Understanding Foster Parenting: Using Administrative Data to Explore Retention. Number and Characteristics of Licensed Homes


Both Oklahoma and Oregon experienced net growth in foster home resources over the years studied, as shown in Table 3-1.(1)  Oklahoma experienced a 27 percent net growth over 6 years, and Oregon more than doubled the number of foster parent licenses over the 20 years reported. However, this growth occurred in the context of substantial turnover. The average number of licenses ending during year, as a proportion of active licenses, was 26 percent for Oklahoma and 21 percent for Oregon.

A graphic presentation of these data suggests the substantial efforts required to replace exiting foster homes each year to maintain and increase the number of available homes, and the high proportion of new, less experienced homes. Figure 3-1, for Oklahoma, and Figure 3-2, for Oregon, show the high proportion of licensed homes that were available for only part of the year because the license began or ended during the year.

Table 3-1.
Trends in Foster Parent Licenses
  Oklahoma Oregon
Years of data 1996-2001 1983-2002
Net change +27% +134%
Average turnover rate 26% 21%
Note: Turnover was calculated as annual exits divided by number of active licenses at end of year.

Figure 3-1. Changes in Licensed Foster Parents,

Figure 3-1. Changes in Licensed Foster Parents, Oklahoma.

Some foster homes may become unavailable because foster parents have adopted the children in their care. Figures 3-3 and 3-4 compare the number of ending licenses, adoptive placements, and adoption finalizations for Oklahoma and Oregon, respectively.(2) These data are also shown in Tables A-2 and A-6 in Appendix A. Both figures show increasing exits from foster parenting during years in which the number of adoptive placements or finalizations increased. Although not all adoptions are by foster parents, the parallel trends suggest a possible relationship between increased exits from foster parenting and adoptions by foster parents. However, none of the states' databases allowed comprehensive identification of children who were adopted by foster parents, which would have supported analyses of the length of service for these foster parents.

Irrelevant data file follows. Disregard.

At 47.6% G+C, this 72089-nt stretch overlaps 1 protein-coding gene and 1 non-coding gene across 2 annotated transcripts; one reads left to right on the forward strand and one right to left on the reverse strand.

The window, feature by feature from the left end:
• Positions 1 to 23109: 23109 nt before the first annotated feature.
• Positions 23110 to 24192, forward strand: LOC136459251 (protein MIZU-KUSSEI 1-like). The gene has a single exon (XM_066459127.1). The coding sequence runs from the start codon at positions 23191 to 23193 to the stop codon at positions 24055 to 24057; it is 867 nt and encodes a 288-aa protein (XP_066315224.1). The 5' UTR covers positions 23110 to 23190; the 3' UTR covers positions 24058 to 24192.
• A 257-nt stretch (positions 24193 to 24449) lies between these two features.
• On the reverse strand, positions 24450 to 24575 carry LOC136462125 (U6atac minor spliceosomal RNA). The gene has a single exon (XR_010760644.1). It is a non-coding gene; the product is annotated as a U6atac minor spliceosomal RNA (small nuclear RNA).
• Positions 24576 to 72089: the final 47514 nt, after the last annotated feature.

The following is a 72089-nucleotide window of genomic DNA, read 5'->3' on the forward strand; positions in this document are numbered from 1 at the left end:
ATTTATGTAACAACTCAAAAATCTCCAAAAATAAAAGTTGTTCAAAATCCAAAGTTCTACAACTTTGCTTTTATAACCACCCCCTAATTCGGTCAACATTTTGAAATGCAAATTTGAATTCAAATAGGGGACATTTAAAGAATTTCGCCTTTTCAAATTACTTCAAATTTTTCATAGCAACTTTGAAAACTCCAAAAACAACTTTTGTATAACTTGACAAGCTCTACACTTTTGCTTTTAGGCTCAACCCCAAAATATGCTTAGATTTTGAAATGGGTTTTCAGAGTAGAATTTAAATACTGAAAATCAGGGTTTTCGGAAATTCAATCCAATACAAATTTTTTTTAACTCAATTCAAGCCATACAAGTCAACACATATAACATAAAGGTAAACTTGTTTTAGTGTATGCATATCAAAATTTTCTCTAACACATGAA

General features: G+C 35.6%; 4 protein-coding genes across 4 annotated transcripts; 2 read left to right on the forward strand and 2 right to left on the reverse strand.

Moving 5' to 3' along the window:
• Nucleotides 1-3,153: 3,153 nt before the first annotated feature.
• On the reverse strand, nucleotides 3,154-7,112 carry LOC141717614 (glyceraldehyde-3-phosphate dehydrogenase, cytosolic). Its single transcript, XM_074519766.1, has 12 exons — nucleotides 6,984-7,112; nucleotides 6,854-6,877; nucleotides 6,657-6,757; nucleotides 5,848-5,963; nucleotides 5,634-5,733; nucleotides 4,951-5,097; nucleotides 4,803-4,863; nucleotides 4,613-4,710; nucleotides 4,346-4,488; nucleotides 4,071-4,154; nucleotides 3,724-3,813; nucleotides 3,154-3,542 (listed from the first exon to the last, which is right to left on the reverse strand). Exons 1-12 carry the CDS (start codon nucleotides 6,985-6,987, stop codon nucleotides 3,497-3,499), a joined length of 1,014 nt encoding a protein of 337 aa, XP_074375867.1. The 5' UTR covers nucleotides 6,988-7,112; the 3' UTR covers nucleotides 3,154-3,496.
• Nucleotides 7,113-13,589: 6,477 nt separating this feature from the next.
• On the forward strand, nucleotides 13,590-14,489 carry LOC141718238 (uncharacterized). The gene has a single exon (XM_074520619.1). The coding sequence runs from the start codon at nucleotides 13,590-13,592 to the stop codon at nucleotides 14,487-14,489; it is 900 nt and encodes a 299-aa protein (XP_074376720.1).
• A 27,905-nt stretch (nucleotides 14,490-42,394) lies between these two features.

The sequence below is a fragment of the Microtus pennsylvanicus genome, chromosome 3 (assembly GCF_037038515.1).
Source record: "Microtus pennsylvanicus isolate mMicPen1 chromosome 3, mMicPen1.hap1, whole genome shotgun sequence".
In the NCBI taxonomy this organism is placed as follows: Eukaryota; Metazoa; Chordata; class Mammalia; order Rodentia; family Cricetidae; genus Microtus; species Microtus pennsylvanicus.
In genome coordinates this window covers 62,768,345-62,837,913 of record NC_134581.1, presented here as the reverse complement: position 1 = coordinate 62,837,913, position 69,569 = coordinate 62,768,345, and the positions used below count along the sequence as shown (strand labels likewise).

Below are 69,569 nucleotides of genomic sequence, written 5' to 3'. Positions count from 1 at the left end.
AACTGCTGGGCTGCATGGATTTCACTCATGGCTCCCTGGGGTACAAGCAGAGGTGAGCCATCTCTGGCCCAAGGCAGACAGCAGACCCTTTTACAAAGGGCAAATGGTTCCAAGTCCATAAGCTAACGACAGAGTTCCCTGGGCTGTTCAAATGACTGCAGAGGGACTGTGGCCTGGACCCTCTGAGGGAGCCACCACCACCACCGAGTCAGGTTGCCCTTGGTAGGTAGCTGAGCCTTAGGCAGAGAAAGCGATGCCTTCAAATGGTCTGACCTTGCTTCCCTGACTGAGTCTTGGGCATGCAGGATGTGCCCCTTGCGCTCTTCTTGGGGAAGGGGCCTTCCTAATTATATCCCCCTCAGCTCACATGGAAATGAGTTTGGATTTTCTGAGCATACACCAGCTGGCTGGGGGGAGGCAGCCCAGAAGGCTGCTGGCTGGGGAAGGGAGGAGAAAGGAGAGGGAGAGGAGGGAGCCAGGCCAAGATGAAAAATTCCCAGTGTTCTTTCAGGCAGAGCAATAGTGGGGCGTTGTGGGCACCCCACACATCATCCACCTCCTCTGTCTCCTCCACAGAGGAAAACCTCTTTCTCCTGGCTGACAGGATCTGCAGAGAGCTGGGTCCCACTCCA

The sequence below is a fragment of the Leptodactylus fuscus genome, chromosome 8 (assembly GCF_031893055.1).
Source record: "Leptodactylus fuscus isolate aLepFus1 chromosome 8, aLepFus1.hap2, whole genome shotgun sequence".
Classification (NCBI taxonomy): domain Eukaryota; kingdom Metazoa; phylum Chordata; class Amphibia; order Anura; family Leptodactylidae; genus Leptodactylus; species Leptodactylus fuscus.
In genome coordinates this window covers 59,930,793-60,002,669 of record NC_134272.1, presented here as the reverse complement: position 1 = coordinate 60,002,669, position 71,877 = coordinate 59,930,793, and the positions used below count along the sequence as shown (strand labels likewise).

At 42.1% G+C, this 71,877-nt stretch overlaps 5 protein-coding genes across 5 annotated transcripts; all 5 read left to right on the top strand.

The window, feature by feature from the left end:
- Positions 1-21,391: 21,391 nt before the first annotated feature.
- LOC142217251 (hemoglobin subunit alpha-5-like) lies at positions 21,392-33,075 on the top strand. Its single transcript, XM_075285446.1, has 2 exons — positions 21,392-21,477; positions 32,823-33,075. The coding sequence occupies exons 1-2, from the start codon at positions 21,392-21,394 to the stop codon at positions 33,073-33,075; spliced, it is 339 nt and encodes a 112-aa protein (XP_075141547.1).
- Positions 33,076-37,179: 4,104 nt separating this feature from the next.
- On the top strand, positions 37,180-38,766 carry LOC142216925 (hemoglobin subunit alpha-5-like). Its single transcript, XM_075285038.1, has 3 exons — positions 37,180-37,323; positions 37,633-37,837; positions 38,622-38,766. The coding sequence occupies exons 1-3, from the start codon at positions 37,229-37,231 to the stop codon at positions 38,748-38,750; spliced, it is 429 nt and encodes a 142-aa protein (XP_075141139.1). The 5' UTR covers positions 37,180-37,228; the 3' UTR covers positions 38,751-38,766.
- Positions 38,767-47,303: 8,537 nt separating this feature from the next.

Figure 3-2. Changes in Licensed Foster Parents,

Figure 3-2. Changes in Licensed Foster Parents, Oregon.

Figure 3-3. Ending Licenses and Adoptions,

Figure 3-3. Ending Licenses and Adoptions, Oklahoma.

Note: Data on adoptive placements and finalizations provided by Oklahoma Department of Human Services.

Figure 3-4. Ending Licenses and Adoptions, Oregon

Figure 3-4. Ending Licenses and Adoptions, Oregon.

Note: Data on adoptive placements and finalizations provided by Oregon Department of Human Services.
Data for adoptive placements only were available for 1997-1999; data for finalized adoptions only were available for 2000-2002.


Data on the characteristics of licensed foster parents over the years studied are included as Appendix A. These analyses have been reported in detail to each state and are only summarized in this report. New Mexico data (Table A-1) do not include enough years of data to identify trends.

Oklahoma and Oregon showed contrasting patterns in the use of restricted licenses. As noted in Section 2.1, these foster homes provide care only to specific children. As defined programmatically in Oklahoma, and specified analytically for Oregon data, this category excludes relative foster care. In Oklahoma, these homes increased from 2 percent of all licenses in 1996 to 13 percent in 2001, after having reached a peak of 16 percent of licenses in 1999 (Table A-3). In Oregon, restricted licenses decreased numerically and as a proportion of all licenses, from 25 percent in 1990 to 16 percent in 2002 (Table A-7).(3) Because the foster parenting careers of these homes may vary from those licensed for regular foster care, their representation within the larger population is of interest.

The two states also had somewhat different trends with respect to foster parent age. In Oklahoma, the greatest growth in foster parent resources was among younger foster parents, whereas those in the middle age range increased only slightly and older foster parent homes declined (Table A-4). In Oregon, the greatest growth was among homes in which all foster parents were between 30 and 55 years of age (Table A-8). This distribution may have implications for adoptions from foster care because just over 50 percent of adoptive mothers are under age 30 (Dalberth, Gibbs, and Berkman, 2004).

In both states, changes in foster parent racewere small (Tables A-5 and A-9).

Oregon data include data on employment status of foster parents at the time of licensure. Between 1983 and 2002, the proportion of homes in which all foster parents worked full-time rose from 22 to 39 percent (Table A-10). This trend parallels changes in the age distribution of Oregon's foster parents, which showed declines in the proportion of younger foster parents (who are more likely to be home raising young children of their own) and older foster parents (who are more likely to be partially or fully retired).

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